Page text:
Castle has a consistently engaging style that will draw general readers as well as scholars of feminist criticism and gay and lesbian literary theory.

— Diane Rogers

Out.com
Castle's massive and highly readable volume is a greater, more encompassing accumulation — an exploration of the origin and transmutation of the idea of lesbianism in Western literature, spanning five centuries.

— Matthew Breen

Los Angeles Times Book Review
Wonderfully elucidating.

— Edmund White

Lambda Book Report
One of the great pleasures of reading this anthology is the opportunity to eavesdrop on Castle talking to herself. Her usual wry wit is present everywhere... [ The Literature of Lesbianism] shows not what has been written by lesbians but what has been written about them. For this alone it is uniquely valuable.... If I could have but one volume of lesbian literature, this would be the one.

— Lorallee MacPike

Girlfriends Magazine

The Literature of Lesbianism is an invitation to explore a vast array of offerings that demonstrate the richness of the lesbian literary heritage.

Books to Watch Out For Newsletter

It's hard to decide what's more amazing: the astonishing (and often unpredictable) range of attitudes, the range of writers included.

Library Journal
Editor Castle (humanities, Stanford Univ.) brings her characteristic good humor and wide-ranging intelligence to bear on a theme she first discussed in The Apparitional Lesbian, namely, what she sees as the ubiquity of "the lesbian idea" in Western literature-"the collective apprehension that women might intimately conjoin for their own sexual pleasure." Her self-described comically diverse assortment of writings-over 1000 pages and by deceased writers only-includes excerpts from the usual suspects, including Emily Dickinson, D.H. Lawrence, and the Marquis de Sade, as well as, surprisingly, Ernest Hemingway, the Book of Ruth in the Bible, and Isaac Bashevis Singer. Arranged chronologically, these excerpts-preceded by biographical sketches of their authors, a summary of their attitudes toward lesbianism, and a bibliography-range from a satire on intrigues at the court of Queen Anne of England, to a 17th-century diatribe against masturbation, to the overwrought effusions of the French decadent writers, to journal entries detailing the exhilaration, ambivalence, and exasperation with which several women writers chronicle their lived and fictionalized experiences. Recommended for women's studies, sexuality, and comparative literature collections.-Ina Rimpau, Newark P.L., NJ Copyright 2003 Reed Business Information.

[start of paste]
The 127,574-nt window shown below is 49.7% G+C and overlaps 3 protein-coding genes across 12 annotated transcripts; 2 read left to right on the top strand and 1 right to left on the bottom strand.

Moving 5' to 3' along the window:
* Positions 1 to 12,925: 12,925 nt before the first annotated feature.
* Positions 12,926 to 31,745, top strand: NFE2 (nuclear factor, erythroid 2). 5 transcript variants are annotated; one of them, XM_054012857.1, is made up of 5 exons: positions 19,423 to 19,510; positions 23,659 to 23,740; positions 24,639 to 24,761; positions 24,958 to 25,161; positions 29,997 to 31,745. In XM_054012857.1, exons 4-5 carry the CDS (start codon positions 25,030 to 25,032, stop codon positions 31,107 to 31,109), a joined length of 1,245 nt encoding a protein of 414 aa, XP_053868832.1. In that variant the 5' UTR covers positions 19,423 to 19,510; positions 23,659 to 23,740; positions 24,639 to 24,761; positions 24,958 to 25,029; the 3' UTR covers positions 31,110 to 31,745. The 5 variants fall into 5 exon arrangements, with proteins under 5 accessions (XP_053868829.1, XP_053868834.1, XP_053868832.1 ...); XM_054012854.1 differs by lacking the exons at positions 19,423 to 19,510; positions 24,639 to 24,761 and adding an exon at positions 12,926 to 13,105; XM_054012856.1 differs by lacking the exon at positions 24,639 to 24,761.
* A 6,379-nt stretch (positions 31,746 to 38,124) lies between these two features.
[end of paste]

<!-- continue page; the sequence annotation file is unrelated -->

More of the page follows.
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Product Details

  • ISBN-13: 9780231125109
  • Publisher: Columbia University Press
  • Publication date: 7/16/2003
  • Pages: 1110
  • Product dimensions: 7.50 (w) x 10.10 (h) x 2.60 (d)

Meet the Author